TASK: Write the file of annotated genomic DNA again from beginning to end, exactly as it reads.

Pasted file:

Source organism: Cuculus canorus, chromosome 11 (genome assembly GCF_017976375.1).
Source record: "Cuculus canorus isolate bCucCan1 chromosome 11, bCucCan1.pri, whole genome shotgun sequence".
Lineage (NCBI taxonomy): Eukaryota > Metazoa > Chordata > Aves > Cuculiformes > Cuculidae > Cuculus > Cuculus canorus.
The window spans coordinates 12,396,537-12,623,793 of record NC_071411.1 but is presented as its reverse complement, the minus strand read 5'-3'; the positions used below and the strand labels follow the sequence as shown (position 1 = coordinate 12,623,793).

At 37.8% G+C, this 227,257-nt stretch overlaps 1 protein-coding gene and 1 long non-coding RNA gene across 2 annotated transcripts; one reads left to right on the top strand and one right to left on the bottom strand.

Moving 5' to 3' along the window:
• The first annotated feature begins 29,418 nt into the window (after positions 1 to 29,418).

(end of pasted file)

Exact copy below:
Source organism: Cuculus canorus, chromosome 11 (genome assembly GCF_017976375.1).
Source record: "Cuculus canorus isolate bCucCan1 chromosome 11, bCucCan1.pri, whole genome shotgun sequence".
Lineage (NCBI taxonomy): Eukaryota > Metazoa > Chordata > Aves > Cuculiformes > Cuculidae > Cuculus > Cuculus canorus.
The window spans coordinates 12,396,537-12,623,793 of record NC_071411.1 but is presented as its reverse complement, the minus strand read 5'-3'; the positions used below and the strand labels follow the sequence as shown (position 1 = coordinate 12,623,793).

At 37.8% G+C, this 227,257-nt stretch overlaps 1 protein-coding gene and 1 long non-coding RNA gene across 2 annotated transcripts; one reads left to right on the top strand and one right to left on the bottom strand.

Moving 5' to 3' along the window:
• The first annotated feature begins 29,418 nt into the window (after positions 1 to 29,418).